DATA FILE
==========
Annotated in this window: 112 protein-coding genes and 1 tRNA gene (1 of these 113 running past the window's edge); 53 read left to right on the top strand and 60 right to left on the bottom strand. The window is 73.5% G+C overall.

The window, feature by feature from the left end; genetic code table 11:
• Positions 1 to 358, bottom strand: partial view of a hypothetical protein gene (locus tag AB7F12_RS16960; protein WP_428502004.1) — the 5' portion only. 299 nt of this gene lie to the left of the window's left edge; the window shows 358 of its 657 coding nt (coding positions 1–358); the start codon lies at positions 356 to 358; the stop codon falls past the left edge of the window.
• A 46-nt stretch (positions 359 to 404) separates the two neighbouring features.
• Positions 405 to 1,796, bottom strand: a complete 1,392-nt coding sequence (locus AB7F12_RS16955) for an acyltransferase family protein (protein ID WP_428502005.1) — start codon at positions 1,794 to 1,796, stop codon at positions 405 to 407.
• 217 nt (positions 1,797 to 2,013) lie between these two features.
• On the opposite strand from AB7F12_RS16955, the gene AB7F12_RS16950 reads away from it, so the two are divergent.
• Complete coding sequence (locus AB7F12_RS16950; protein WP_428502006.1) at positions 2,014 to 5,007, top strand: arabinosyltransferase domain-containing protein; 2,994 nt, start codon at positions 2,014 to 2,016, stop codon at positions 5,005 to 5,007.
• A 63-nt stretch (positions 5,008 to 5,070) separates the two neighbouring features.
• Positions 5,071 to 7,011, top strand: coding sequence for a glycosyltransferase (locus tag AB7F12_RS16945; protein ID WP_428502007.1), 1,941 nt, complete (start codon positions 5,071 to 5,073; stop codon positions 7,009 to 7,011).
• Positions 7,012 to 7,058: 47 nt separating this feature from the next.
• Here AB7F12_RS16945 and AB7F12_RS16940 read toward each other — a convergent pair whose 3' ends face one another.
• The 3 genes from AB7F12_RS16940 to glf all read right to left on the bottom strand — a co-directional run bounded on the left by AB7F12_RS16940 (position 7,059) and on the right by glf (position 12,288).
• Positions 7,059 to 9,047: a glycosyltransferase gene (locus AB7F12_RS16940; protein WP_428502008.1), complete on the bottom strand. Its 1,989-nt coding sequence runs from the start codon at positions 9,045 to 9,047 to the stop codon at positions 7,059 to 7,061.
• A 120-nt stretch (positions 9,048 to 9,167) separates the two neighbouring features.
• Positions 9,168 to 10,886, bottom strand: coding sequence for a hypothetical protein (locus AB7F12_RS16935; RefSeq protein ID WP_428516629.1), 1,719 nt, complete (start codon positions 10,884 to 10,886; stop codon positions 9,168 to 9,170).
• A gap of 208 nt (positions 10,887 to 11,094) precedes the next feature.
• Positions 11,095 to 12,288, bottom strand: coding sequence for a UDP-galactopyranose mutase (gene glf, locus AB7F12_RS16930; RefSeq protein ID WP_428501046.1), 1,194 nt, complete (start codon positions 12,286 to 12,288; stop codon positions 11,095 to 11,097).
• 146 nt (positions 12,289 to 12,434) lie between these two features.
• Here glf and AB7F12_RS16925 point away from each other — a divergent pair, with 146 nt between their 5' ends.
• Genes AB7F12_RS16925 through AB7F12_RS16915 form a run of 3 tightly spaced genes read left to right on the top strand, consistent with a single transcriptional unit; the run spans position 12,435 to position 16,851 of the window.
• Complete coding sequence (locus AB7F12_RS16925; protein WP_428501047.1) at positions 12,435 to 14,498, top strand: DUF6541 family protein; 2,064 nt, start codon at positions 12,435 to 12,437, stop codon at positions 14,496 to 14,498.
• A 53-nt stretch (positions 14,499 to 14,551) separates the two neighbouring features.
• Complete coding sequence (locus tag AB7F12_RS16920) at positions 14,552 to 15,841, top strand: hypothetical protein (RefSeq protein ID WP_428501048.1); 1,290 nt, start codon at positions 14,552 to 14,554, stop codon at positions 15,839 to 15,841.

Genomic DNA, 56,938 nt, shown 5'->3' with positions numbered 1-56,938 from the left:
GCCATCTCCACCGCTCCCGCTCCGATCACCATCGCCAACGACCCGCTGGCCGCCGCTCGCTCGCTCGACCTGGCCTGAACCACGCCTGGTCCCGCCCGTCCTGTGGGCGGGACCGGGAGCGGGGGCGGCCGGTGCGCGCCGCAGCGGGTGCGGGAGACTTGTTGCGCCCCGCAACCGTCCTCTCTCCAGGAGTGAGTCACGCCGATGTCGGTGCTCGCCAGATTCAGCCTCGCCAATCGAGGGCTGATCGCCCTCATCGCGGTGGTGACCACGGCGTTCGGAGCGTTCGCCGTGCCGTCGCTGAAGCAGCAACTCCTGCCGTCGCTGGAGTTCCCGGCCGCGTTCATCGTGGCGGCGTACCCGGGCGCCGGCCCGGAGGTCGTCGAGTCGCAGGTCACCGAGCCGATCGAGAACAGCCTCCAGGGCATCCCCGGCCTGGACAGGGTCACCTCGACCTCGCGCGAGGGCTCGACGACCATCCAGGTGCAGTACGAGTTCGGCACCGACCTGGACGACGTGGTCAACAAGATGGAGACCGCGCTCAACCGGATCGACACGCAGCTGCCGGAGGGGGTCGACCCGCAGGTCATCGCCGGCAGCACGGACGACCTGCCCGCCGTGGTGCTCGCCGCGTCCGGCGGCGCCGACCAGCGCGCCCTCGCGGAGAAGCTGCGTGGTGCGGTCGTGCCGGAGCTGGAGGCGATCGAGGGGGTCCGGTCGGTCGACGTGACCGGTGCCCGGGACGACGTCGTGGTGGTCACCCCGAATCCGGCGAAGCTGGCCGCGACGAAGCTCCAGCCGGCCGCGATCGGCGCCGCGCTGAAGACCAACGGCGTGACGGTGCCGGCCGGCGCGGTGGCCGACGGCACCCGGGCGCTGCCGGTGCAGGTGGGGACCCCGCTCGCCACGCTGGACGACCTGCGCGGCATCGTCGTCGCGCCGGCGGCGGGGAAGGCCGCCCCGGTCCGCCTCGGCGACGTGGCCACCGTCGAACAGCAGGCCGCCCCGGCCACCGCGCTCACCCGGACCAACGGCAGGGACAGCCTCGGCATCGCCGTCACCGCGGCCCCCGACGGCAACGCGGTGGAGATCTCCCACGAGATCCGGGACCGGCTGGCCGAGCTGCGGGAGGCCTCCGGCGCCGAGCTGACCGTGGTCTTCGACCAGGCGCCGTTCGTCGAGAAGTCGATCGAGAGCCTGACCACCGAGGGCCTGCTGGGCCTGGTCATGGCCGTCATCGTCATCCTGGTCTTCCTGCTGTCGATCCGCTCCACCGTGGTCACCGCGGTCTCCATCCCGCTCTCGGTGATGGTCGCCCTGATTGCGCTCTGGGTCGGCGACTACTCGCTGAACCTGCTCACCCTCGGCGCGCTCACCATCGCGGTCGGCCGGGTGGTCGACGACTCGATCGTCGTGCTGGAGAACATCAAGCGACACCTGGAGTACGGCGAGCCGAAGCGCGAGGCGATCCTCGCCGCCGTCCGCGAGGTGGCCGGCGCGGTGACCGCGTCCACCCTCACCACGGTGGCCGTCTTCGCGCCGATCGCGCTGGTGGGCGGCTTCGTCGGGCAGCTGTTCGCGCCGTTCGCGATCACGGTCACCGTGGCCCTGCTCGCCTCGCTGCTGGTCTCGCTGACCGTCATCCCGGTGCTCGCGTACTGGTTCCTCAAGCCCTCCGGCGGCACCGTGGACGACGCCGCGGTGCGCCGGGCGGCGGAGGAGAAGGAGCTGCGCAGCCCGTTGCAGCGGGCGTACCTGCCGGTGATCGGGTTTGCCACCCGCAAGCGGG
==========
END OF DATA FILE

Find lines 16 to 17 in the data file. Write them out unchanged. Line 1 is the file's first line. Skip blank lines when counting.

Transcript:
• Positions 9,168 to 10,886, bottom strand: coding sequence for a hypothetical protein (locus AB7F12_RS16935; RefSeq protein ID WP_428516629.1), 1,719 nt, complete (start codon positions 10,884 to 10,886; stop codon positions 9,168 to 9,170).
• A gap of 208 nt (positions 10,887 to 11,094) precedes the next feature.